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If you meet a Master of the Way on the Way,
Greet him neither by bowing or not bowing.

Over the past few weeks I have been thinking a lot about manners.  As a student of several martial arts, I have come to appreciate that each art has something to offer.  There are no bad arts or good arts, just arts that each teach us something different or teach us the same thing differently.  Back in the early 1990’s, I started practicing Kyudo (The Way of the Bow).  For those of you that don’t know, Kyudo is Japanese Meditative Archery.  I was fortunate enough to have had a very gifted instructor, Shibata Sensei XX.  He has taught me more than I can ever put into words, but all of his teachings can in part be summarized with one word, manners.  When a person practices Kyudo, they cut through thinking mind with the sword of the shot and they are therefore able to see their true nature.  The problem that most students don’t realize is that the shot might be the teacher of the student, but the manners are the teacher of the shot.  Perfection of the shot can be achieved only when manners have been perfected.  Without manners there is no shot, or if there is a physical shot it is an illusion and the teaching of the shot is delusion.   If I learned anything from Kyudo it is that true manners are one of the most important lessons that any martial art instructor can teach.

Through manners we are able to practice our art in such a way that the inevitable outcome is a disciplined mind.  A disciplined mind allows for the development of a disciplined body.  That in turn disciplines the mind to a greater degree and that in turn disciplines the body to a greater degree….  The cycle continues and compounds the beneficial gains over and over.  However, it all starts with manners.

When a student first starts taking Taekwondo, they are taught the foundations of the art’s manners.  They are taught how to bow, how to address and interact with their instructors, they are taught the various ceremonies that make up a typical class, etc.  Every time they go to class these manners are reinforced through both positive and negative motivation, and with time these manners become part of the student.  Unfortunately, a great number of these students’ manners are illusions, even though they don’t realize it.  They go around playing the role of a student that has good manners, fooling themselves and their instructors, unawares of this simple truth that what they are doing is a sham.  It is true they are not to blame but unfortunately, they will never reap the benefit of true manners in their practice.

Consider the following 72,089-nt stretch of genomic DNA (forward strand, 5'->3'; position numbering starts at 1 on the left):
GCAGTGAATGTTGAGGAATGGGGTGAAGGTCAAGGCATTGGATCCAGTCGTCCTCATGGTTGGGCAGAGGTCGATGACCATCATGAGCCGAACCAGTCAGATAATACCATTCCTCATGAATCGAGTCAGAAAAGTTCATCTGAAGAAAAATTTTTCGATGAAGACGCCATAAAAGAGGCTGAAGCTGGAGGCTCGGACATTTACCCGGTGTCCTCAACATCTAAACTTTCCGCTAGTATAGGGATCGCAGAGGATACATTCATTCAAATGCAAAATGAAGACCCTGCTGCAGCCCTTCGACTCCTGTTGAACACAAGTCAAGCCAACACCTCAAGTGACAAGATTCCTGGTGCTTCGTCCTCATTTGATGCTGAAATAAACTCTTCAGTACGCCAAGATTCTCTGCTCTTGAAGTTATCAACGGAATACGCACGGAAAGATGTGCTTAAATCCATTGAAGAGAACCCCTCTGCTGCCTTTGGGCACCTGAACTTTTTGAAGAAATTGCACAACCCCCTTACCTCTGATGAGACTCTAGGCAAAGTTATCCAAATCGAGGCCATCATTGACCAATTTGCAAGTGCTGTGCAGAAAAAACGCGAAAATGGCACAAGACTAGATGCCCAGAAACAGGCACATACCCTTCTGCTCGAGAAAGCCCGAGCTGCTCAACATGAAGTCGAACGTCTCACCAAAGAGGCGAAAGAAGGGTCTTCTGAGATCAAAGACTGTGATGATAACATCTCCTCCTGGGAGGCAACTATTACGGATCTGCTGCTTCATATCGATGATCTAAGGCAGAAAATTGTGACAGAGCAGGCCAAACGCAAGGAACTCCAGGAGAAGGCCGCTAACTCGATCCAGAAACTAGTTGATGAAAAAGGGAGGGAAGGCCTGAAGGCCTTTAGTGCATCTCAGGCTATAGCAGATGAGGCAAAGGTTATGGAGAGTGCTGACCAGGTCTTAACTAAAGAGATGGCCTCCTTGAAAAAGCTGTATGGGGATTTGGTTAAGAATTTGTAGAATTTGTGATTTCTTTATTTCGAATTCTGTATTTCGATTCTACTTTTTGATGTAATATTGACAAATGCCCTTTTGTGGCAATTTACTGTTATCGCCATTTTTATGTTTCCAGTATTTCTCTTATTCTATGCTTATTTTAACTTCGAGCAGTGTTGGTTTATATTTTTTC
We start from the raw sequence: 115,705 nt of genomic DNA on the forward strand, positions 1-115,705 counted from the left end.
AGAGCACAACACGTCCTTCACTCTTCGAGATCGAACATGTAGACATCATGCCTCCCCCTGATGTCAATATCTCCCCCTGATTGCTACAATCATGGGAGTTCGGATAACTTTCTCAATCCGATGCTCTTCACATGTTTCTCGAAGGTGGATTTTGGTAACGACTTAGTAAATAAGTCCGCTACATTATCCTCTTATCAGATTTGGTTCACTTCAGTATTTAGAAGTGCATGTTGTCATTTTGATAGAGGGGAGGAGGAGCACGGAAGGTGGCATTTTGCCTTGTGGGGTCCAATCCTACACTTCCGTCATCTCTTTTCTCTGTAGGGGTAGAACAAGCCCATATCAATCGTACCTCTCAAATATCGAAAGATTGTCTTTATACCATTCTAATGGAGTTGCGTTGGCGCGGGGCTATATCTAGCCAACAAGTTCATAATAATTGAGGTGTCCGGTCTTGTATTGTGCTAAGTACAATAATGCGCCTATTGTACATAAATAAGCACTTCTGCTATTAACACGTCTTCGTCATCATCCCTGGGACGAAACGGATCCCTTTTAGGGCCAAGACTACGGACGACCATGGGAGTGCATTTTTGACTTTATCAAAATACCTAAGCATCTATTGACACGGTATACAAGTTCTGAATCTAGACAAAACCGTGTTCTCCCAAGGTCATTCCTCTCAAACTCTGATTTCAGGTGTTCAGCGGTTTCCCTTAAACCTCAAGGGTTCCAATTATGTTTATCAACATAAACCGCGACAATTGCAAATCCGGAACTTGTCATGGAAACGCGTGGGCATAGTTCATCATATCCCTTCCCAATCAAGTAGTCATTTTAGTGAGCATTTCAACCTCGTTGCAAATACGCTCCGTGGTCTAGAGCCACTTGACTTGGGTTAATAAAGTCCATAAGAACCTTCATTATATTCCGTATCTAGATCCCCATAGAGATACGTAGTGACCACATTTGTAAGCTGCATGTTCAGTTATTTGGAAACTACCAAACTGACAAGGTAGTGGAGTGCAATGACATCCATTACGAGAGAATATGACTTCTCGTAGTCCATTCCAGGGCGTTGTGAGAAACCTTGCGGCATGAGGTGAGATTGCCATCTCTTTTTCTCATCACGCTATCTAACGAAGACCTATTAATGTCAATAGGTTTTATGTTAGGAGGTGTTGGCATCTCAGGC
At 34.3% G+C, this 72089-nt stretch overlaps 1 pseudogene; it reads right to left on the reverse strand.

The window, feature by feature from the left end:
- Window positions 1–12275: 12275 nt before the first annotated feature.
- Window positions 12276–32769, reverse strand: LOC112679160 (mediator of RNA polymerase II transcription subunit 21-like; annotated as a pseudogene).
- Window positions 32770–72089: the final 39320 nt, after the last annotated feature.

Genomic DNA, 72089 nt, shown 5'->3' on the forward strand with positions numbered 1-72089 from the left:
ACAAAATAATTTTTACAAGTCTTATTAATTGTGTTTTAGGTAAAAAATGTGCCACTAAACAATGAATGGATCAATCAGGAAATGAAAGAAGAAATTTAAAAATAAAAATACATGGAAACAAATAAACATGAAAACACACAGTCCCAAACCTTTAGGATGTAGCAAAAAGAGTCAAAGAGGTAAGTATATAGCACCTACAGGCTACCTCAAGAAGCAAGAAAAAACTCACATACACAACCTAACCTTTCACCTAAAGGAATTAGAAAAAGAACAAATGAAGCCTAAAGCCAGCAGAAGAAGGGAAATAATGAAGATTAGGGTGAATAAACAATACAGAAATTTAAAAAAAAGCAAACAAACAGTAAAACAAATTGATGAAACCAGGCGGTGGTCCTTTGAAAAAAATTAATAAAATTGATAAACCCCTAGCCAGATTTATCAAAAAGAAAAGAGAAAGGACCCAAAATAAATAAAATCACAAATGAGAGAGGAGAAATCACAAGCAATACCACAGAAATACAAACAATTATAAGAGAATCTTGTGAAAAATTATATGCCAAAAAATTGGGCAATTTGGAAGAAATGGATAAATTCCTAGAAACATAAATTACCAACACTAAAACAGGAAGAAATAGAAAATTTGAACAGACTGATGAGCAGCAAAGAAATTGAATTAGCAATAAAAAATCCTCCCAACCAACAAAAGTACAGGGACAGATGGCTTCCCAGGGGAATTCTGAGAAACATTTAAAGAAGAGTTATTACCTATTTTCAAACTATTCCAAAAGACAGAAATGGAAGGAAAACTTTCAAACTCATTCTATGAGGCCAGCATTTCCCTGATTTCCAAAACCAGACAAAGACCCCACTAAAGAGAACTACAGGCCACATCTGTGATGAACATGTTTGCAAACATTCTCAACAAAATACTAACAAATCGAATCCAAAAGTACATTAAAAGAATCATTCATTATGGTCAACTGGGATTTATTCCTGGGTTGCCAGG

So who is to blame?  The instructors are of course.  Students are a reflection of their instructors.  If an instructor has a bad quality, it is reflected and amplified by their students.  Therefore, if an instructor’s manners are an illusion, so are all of their students’ manners.  No matter how hard an instructor might try, they cannot teach something that they themselves do not possess.  It would be like trying to reflect your brown hair, as blonde, in a mirror when you stand in front of it.

So, I ask all of you that are reading this, how will you greet a Master of the Way on the Way?

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Written by Sean Pearson

Throughout his career, in an effort to become a truly well-rounded martial artist in both practice and philosophy, Master Pearson has studied a wide variety of martial arts: Taekwondo, Kali, Kyudo, Iaido, Aikido, Judo, Jodo, Bando and Tai Chi. He holds dan rankings in six of these arts and master ranks in three of them. To this same end he has studied and achieved national recognition as a wilderness survival instructor, a certified hypnotherapist, and a lecturer in Neuro Linguistic Psychology.

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